Image via CrunchBaseA number of us here at Tacoma Community College are using Twitter. Recently one of our faculty who is new to it said "I doing this but I don't know why yet" which is a fair thing to say. On the surface, it looks (and can be) fairly superficial. As a matter of fact, the Common Craft video on Twitter is pretty ridiculous. If I saw that video first, I would not have created an account. I thought I really didn't care what you were having for lunch; it turns out I am wrong about that, but the video is an overly simplistic view of Twitter that does not do the power of the simple or the network creation capabilities justice. It is quite possible that when the video was made no one really knew how this tool would really be used.
1. It's Simple
Twitter is one of those tools that nearly does nothing. It is extremely simple. I do not need to hold a two hour seminar to teach students or educators how to use it. It is a microblog. You can follow people and people can follow you. You can tell people what you are doing in 140 characters or less. Brevity is the soul of wit. Twitter forces you to be concise. I can easily create accounts and I can place a twitter feed on my blog or website very quickly. It is low bandwidth.
Twitter is a great way to link people back to your blog, business, or other website. It is also a way to be alerted when something is happening in your network of interest to you. And you also get a lot of mundane details about people's lives and vice-versa, but here is why that can be important too. Let's say I am trying to form a team and I need to talk to someone, I may know that John eats lunch at his desk every Thurs. because he tweets that now and again. I may not remember why I know that information, but it is Thursday and somehow, I know he will be at his desk. This mundane information gives me an idea of when students are studying, when people are going to work and puts me in the ebb and flow of their day no matter what time zone they may be in.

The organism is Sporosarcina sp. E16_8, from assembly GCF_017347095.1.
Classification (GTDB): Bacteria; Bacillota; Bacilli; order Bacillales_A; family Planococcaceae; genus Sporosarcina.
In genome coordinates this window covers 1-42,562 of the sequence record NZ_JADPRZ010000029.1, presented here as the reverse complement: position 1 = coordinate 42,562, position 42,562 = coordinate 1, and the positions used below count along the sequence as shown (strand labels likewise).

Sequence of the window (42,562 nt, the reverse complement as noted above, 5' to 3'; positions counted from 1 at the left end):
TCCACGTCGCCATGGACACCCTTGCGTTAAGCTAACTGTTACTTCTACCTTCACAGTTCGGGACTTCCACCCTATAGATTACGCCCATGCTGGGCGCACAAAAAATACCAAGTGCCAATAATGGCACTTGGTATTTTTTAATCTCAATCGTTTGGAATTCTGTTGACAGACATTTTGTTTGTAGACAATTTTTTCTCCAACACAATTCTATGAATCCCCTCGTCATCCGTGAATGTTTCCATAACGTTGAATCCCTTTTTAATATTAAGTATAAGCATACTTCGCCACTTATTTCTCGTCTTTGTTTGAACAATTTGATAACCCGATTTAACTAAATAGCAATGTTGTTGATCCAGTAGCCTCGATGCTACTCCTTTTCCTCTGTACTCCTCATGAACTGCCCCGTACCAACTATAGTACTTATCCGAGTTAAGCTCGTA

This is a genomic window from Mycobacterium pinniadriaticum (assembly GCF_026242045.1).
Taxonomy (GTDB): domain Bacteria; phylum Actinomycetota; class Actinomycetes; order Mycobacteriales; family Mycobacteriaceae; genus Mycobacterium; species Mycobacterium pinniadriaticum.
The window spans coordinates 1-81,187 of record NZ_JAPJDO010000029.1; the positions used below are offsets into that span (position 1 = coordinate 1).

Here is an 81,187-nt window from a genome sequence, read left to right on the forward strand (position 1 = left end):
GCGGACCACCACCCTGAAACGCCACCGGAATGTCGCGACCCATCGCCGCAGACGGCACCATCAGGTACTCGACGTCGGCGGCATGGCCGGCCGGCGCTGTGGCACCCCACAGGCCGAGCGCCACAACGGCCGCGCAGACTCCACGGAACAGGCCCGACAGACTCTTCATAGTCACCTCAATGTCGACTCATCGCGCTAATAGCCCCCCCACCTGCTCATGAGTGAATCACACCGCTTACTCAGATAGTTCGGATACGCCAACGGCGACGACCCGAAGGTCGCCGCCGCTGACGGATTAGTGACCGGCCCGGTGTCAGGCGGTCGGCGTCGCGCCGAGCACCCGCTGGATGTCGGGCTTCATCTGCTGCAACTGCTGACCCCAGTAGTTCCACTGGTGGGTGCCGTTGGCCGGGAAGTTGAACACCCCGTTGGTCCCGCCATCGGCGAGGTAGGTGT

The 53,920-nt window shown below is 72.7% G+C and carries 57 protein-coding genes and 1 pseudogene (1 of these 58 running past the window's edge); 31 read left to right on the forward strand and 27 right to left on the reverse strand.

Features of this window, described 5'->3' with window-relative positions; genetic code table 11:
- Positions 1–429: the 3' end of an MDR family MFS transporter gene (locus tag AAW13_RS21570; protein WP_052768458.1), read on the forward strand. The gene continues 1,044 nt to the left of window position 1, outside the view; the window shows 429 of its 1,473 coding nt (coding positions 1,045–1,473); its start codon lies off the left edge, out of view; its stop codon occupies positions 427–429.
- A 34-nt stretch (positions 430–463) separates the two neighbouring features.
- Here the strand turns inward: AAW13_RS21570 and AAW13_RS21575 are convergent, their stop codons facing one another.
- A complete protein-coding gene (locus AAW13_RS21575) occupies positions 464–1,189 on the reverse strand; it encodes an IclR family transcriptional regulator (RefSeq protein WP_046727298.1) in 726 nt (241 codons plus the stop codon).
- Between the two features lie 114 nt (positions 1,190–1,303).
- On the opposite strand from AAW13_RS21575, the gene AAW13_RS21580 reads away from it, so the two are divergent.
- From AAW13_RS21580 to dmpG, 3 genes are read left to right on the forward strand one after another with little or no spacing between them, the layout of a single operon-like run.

Image by GustavoG via Flickr
Twitter doesn't just allow you to create networks but as you add people to your following/follwers list, you begin to see messages to and from people you may not have thought of following or meeting before. Instructors can leverage this in some very powerful ways. If a new student opens a teachers followers list and follows everyone on that list, those new students are then following a list of professionals, students from the previous classes, and those who have graduated and are working in the field. I have an example from a Health Information Management's social networking map. This is an easy way to increase the interactivity of a course.
There are a number of good introductions to twitter for educators, tools to harness the power of it's simplicity, or to find other educators on twitter, but the motherlode of all links to all things twitter is at Jane Hart's microbloging page.